Obama says sorry to Japan after WikiLeaks claims of US spying

Obama says sorry to Japan after WikiLeaks claims of US spying

TOKYO - Agence France-Presse
Obama says sorry to Japan after WikiLeaks claims of US spying

Japan's Prime Minister Shinzo Abe (L) talks with Chief Cabinet Secretary Yoshihide Suga. Reuters Photo

US President Barack Obama on Aug. 26 apologised to Tokyo after WikiLeaks claimed Washington had spied on Japanese politicians, a government spokesman said on Aug. 26. 

Obama held a telephone conversation with Prime Minister Shinzo Abe on Aug. 26 morning, spokesman Yoshihide Suga said, adding that the pair agreed to work together on global economic issues in the wake of a stock market meltdown sparked by fears over China.
"President Obama said he was very sorry... as the case caused a big debate in Japan," Suga told a regular news conference, without confirming the spying claims.
He added that Abe reiterated his "serious concern" over the case.
"Prime Minister Abe told (Obama) that, if the Japanese people concerned were subject to these activities, it would risk jeopardising trusting relations between allies," Suga said.
In an earlier conversation with US Vice President Joe Biden, Abe voiced similar concerns if the spying claims were confirmed.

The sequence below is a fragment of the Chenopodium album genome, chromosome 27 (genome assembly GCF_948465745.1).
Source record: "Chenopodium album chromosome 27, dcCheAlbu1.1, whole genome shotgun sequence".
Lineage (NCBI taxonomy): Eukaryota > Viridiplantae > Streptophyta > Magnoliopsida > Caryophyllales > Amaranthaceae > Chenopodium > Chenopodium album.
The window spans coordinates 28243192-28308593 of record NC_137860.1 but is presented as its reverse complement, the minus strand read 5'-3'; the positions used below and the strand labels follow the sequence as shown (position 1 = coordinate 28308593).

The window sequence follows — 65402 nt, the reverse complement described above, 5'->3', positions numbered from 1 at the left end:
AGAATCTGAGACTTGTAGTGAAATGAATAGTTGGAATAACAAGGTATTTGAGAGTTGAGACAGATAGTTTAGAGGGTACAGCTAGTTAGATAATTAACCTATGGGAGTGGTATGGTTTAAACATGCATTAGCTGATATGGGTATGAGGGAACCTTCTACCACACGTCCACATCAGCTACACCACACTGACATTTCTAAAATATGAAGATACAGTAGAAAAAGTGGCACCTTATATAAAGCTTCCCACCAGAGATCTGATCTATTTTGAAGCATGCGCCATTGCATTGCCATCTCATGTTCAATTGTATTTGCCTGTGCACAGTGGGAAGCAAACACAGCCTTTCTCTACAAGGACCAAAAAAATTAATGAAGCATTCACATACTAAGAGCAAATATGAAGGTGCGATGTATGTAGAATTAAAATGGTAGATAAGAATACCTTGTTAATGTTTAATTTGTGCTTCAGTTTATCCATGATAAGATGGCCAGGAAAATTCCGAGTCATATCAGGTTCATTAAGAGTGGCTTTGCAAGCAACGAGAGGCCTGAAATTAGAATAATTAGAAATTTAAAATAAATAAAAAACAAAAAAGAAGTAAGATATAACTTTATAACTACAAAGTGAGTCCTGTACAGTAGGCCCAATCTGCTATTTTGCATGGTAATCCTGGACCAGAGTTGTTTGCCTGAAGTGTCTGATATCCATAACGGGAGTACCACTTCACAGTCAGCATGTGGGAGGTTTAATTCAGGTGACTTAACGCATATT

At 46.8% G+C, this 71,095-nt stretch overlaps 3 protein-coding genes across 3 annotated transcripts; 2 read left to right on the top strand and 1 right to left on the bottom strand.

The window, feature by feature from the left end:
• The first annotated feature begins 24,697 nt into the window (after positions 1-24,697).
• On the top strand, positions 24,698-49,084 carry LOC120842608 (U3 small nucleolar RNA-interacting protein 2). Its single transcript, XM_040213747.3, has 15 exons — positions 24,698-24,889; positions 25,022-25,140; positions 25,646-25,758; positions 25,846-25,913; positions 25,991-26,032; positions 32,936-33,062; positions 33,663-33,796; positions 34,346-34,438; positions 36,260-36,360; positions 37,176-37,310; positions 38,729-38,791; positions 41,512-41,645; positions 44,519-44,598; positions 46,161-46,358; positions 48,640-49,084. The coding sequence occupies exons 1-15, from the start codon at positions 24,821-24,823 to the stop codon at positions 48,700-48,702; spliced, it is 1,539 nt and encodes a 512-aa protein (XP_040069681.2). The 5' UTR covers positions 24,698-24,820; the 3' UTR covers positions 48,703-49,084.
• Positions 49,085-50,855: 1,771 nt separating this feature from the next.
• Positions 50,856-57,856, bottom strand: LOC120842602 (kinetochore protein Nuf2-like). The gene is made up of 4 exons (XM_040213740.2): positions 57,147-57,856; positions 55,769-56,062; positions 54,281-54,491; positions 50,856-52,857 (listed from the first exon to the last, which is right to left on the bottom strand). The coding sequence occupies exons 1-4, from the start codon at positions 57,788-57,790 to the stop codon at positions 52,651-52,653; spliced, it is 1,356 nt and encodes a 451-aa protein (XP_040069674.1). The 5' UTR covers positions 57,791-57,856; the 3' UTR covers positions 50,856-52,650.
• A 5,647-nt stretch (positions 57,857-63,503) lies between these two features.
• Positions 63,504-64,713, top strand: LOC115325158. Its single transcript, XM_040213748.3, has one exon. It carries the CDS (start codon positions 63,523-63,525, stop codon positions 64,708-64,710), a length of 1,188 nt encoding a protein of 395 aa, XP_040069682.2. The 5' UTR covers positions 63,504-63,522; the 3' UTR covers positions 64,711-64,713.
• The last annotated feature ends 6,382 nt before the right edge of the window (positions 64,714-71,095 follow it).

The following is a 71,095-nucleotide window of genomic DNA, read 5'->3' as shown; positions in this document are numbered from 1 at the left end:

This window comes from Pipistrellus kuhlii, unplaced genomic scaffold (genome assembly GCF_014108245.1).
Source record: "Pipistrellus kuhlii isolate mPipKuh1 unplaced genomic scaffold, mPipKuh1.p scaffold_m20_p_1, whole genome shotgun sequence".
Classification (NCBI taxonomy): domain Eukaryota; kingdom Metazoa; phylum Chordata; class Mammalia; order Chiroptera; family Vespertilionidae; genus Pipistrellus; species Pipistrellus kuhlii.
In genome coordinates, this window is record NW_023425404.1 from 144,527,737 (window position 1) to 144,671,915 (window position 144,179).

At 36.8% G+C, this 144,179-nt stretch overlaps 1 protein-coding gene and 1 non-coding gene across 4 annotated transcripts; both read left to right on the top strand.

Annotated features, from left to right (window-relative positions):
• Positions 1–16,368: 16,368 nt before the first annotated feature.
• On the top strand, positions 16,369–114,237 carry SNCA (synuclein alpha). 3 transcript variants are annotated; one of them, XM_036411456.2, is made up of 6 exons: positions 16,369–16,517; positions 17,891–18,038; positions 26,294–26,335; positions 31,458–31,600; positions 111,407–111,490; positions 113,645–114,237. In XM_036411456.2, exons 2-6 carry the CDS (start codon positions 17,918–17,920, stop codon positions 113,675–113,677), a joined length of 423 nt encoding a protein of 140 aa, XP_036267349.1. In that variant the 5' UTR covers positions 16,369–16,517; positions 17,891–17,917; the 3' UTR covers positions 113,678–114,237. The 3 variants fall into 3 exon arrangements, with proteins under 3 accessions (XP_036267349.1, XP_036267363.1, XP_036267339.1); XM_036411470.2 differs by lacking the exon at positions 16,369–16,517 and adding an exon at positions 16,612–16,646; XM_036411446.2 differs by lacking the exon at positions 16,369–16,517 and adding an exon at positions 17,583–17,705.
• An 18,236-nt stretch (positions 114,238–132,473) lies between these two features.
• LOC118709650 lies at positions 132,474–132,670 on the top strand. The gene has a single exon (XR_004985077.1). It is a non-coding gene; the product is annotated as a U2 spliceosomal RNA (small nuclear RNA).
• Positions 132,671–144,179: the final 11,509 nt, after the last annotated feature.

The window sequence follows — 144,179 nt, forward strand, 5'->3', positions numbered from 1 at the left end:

Last month, WikiLeaks said it had intercepts revealing years-long espionage by the US National Security Agency (NSA) on Japanese officials and major companies.
Tokyo's response has been widely seen as muted compared to the anger expressed in France and Germany following similar NSA spying allegations.
Japan is one of Washington's key allies in the Asia-Pacific region and they regularly consult on defence, economic and trade issues.
Unlike German chancellor Angela Merkel and French president Francois Hollande, Abe did not appear to be a direct target of wiretapping -- but other senior politicians were, according to WikiLeaks, including Trade Minister Yoichi Miyazawa.    

Obama and Abe also discussed market turmoil that has seen a massive global equities sell off after China cut the value of its yuan currency in an apparent bid to boost exports, sparking fears of an economic slowdown and the subsequent impact on global growth.
"(Abe and Obama) will firmly work together on the economy issue," Suga said, without elaborating.
He added that Obama repeated Washington's support for Abe's speech on the eve of the 70th anniversary of the end of WWII in which he expressed regret but also said future generations need not apologise for Japan's war record.
"The president said he welcomed (Abe's remarks) as a whole," Suga said, referring to the speech earlier this month.
Allies including the United States and Britain supported Abe's statement, but China and South Korea said he failed to properly apologise for Tokyo's war time aggression.
Japan's neighbours suffered badly from its imperial march across Asia in the first part of the 20th century.